Prior to this 2011, cartoonist Craig Thompson had produced two major works: the slim Good-bye, Chunky Rice volume, and the massive autobiographical tome called Blankets. Good-bye, Chunky Rice was a cute, quirky warm-up for the honest but sentimental Blankets, and the themes of the former were returned in the latter, as if Thompson realized he had a single story to tell, and stripped away all the formalistic “cartooniness” of his style and the distancing anthropomorphism to peel away the artifice and expose the truth of his own adolescence.
Both of Thompson’s first two books are worth reading, but they are too simplistic to be worthy of particularly close study. There are no mysteries or complexities between the covers of those books, just clearly articulated emotional expressions. Heart-felt, surely, but ultimately insubstantial.
Their sincerity does tend toward charming, if you allow them to be.
His follow-up to Blankets was the illustrated travel journal Carnet de Voyage, an even lesser work, but one that combined Thompson’s tendency toward self-reflection with a record of his interactions with the Europe through which he traveled. Also charming, if not groundbreaking.
In the seven years since, Thompson hasn’t published another comic book.
But now here’s Habibi, Thompson’s new work, in a hardcover edition from Pantheon.
It’s one of the very few comic books that actually deserves the “graphic novel” designation, with all that the term implies. Unlike so many other esteemed graphic novels, this is no pictorial short story with a single plotline. Nor is it a memoir posed as a novel. Nor is it an illustrated story with captions above the pictures. This is a book structured like a genuinely substantial novel, with temporal rearrangements and thematic recursion, with a detailed sense of place, and with characters who change by the end of the book.
Good-bye, Chunky Rice and Blankets are too slickly-produced to be classified as juvenilia, but it’s tempting to say that, with Habibi, Thompson has cast aside his juvenile oversimplifications and fully embraced his abilities as a cartoonist/writer. As a graphic novelist.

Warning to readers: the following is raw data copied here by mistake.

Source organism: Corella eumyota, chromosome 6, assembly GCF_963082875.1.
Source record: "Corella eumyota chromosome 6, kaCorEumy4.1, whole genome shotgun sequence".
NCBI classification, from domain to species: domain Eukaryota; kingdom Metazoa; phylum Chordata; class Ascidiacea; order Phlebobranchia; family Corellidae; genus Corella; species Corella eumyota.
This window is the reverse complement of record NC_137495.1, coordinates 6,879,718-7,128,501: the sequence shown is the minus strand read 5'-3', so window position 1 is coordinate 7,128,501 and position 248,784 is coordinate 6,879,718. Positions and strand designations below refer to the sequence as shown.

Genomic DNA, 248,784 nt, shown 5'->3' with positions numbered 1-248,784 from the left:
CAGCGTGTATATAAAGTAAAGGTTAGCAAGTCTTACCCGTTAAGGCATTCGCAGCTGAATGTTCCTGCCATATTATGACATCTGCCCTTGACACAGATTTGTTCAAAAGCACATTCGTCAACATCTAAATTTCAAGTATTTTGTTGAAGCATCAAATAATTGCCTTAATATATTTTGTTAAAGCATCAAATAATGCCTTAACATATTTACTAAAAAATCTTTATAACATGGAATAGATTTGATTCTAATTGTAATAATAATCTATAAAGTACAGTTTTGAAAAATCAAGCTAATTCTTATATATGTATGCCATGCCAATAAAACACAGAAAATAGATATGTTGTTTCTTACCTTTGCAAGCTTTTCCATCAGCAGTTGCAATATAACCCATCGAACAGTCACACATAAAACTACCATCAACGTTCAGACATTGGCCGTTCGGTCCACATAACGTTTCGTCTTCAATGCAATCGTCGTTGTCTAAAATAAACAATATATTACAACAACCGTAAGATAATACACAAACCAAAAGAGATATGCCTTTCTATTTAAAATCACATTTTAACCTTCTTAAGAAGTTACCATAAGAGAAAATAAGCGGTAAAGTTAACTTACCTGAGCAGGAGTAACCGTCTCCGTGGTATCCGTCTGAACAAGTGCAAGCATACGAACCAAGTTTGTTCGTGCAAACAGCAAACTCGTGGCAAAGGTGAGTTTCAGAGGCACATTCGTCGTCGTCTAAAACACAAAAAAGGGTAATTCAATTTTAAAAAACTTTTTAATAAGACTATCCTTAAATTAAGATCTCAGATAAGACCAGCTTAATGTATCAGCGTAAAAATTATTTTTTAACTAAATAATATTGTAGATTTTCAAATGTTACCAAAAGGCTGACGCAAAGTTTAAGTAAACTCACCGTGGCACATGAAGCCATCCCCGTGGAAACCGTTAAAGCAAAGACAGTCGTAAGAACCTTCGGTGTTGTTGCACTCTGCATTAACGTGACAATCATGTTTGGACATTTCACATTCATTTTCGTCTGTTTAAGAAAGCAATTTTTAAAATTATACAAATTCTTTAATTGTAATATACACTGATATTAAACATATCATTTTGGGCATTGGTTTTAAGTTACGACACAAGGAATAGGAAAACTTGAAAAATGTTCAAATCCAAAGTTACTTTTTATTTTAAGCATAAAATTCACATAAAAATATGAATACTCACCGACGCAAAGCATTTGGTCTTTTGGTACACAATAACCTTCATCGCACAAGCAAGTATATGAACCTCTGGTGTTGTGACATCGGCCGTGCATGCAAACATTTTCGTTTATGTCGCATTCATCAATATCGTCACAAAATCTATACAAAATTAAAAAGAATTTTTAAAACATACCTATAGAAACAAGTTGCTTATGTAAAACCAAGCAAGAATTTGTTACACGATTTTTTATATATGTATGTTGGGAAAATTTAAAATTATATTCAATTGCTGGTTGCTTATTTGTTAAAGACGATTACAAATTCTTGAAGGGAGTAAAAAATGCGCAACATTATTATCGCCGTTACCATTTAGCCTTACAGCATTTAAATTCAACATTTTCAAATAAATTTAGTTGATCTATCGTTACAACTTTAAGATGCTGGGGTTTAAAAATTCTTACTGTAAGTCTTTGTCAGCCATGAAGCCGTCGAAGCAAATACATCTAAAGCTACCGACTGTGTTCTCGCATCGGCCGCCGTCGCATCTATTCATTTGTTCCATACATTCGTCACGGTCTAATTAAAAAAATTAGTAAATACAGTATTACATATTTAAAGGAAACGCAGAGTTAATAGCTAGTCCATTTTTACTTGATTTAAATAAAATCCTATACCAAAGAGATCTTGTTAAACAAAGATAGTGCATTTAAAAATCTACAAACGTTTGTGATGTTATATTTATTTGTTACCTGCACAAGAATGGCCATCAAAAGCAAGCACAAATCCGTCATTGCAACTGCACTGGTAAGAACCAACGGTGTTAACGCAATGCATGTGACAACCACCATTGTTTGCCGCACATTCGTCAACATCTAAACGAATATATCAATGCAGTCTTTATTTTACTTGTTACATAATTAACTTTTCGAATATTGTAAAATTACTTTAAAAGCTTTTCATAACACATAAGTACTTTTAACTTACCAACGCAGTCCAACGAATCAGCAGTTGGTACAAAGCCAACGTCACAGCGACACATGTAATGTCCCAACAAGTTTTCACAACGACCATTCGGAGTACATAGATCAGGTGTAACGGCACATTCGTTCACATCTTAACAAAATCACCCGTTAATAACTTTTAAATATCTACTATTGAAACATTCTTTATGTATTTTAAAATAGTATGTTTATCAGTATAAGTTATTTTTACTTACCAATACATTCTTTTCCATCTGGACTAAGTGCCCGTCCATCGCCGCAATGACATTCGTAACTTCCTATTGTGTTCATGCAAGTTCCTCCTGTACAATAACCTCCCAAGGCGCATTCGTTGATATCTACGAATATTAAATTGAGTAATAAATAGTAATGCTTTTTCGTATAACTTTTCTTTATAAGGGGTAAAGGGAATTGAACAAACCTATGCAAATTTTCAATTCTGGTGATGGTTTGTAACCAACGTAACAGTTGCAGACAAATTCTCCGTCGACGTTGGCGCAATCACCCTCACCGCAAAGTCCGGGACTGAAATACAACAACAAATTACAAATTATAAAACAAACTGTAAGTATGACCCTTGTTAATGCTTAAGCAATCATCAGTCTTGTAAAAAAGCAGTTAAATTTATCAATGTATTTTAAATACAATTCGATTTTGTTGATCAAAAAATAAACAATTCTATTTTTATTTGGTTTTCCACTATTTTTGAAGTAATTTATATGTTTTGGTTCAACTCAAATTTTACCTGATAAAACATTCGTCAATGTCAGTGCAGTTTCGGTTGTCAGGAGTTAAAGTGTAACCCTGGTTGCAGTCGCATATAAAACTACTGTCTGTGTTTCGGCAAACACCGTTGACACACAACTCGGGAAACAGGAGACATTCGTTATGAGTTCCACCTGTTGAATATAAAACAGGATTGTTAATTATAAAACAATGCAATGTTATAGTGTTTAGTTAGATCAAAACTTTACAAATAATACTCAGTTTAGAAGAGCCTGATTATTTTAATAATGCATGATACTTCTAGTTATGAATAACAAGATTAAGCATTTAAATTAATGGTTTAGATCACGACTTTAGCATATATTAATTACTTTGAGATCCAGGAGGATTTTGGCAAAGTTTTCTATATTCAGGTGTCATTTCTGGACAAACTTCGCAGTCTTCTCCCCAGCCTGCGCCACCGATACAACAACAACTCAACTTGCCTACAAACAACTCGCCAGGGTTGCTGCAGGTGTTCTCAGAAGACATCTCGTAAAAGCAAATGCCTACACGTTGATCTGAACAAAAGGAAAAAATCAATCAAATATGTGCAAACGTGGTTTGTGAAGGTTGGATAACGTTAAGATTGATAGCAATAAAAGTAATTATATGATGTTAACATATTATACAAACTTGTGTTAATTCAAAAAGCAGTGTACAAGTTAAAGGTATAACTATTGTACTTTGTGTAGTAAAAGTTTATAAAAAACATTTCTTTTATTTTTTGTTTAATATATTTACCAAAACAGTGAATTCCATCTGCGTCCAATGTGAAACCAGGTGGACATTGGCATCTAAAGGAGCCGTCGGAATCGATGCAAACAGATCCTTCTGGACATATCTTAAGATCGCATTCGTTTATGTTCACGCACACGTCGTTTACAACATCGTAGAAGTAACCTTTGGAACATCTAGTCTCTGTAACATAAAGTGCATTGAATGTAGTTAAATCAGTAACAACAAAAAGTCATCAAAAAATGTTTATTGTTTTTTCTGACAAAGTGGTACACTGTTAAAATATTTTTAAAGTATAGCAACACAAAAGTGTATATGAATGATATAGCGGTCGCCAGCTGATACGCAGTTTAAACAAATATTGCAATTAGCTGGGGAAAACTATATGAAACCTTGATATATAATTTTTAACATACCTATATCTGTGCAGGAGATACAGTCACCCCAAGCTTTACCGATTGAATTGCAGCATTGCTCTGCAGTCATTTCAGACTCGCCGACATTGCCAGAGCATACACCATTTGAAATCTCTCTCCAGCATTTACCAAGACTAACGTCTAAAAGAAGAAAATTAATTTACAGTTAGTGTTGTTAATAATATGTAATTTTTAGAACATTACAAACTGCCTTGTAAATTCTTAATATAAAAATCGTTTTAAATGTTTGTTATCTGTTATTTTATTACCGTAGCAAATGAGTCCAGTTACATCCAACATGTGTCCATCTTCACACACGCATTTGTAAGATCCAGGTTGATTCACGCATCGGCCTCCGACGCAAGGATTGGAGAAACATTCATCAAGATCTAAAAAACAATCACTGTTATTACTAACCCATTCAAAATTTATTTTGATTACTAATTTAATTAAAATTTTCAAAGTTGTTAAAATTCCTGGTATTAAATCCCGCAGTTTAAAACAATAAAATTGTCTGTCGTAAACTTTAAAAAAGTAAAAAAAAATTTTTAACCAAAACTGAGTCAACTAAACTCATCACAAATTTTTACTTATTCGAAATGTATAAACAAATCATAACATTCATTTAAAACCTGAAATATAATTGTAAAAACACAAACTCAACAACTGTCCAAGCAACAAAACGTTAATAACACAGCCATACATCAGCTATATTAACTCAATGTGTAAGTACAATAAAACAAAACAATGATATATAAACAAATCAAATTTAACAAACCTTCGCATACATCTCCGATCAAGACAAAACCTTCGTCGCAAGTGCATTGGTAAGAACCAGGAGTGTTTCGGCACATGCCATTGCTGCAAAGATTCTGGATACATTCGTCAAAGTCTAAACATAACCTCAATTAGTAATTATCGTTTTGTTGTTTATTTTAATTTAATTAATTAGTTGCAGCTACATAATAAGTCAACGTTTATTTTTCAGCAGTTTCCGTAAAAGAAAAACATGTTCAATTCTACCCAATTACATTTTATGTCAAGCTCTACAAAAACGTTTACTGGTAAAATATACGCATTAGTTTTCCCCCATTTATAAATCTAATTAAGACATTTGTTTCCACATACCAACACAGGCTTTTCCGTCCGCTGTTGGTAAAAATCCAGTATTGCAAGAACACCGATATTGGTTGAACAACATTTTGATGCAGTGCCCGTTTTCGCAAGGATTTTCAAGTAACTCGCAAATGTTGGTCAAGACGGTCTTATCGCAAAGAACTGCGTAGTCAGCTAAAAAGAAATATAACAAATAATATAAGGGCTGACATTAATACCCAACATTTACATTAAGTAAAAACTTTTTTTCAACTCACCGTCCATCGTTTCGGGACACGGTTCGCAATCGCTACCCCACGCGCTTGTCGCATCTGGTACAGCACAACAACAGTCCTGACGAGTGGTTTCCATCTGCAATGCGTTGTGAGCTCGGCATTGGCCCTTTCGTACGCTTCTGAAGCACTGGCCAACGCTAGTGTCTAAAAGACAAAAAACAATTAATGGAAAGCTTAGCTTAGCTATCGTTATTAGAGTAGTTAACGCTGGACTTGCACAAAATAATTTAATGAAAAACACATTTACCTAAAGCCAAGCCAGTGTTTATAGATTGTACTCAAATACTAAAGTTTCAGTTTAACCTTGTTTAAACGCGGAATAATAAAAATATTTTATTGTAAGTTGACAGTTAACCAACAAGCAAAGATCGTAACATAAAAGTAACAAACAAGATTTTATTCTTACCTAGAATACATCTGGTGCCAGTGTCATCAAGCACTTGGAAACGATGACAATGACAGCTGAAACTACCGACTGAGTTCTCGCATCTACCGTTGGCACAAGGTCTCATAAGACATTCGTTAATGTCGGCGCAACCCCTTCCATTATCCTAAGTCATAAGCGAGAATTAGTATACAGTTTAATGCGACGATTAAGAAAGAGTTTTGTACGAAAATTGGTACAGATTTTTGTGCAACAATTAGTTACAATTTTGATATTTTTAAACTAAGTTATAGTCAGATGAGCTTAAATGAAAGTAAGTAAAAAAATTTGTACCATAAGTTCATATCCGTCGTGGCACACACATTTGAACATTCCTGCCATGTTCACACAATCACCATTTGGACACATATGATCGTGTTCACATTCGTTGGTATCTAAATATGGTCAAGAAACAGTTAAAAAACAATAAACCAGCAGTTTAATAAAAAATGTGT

Habibi isn’t a perfect book. It still wraps things up with a bit too much neatness by the end. But it hovers close toward that elusive line of perfection. It’s an astonishingly beautiful book, one that demonstrates Thompson’s masterful ability to tell stories through panels, but also his ability to control form and function within a page or sequence. Habibi is also a book that challenges the reader emotionally, with some true nastiness at its core, and even if its protagonists are ultimately good-hearted and perhaps a bit too pure for the story being told around them, there’s a textual layering present in this work that we haven’t seen from Thompson, or many other graphic novelists, before.
Habibi confronts the mores of Middle Eastern society and doesn’t shy away from troubling depictions of events that we would find shocking in any context. Sex and sexuality, for example, are at the core of the story, and yet this is a book largely about the spiritual connections that tie the world together. It is both a painful work, at times, and a celebratory one. And in its exploration of spirituality, it doesn’t get bogged down by religious pedantry.
The essence of Habibi (a word that means “beloved” in Arabic) is the relationship between Dodola, frighteningly young bride and, later, concubine, and Zam, the boy Dodola raises on her own. Through much of the Thompson’s graphic novel, the two characters are separated, and their parallel stories intertwine spatially and thematically, providing a dual resonance that amplifies the climax of the book tremendously.
It’s a tragic story with a deep romanticism, a lyrical presentation of quasi-reality, like a Miyazaki film with the sensibility of Charles Dickens threaded throughout.
And it’s very, very good. One of the better books to ever earn the graphic novel designation. Of course, that label is applied to any comic book with a spine, so it’s not particularly elite company. But Thompson’s book can stand up to any of them. It’s the most major of his major works. Dangerous, profound, sorrowful, joyous, erudite, innocent, experienced, and perhaps a bit too precious. But novelistic, nonetheless. With over 600 pages of Thompson’s impressive level of craft to guide us through the ample, and deeply satisfying, layers of Habibi.
Tim Callahan reads comic books and graphic novels and writes about them for Tor.com. After fifteen consecutive weeks doing so, he’s particularly glad not to be writing about DC Comics at all this week.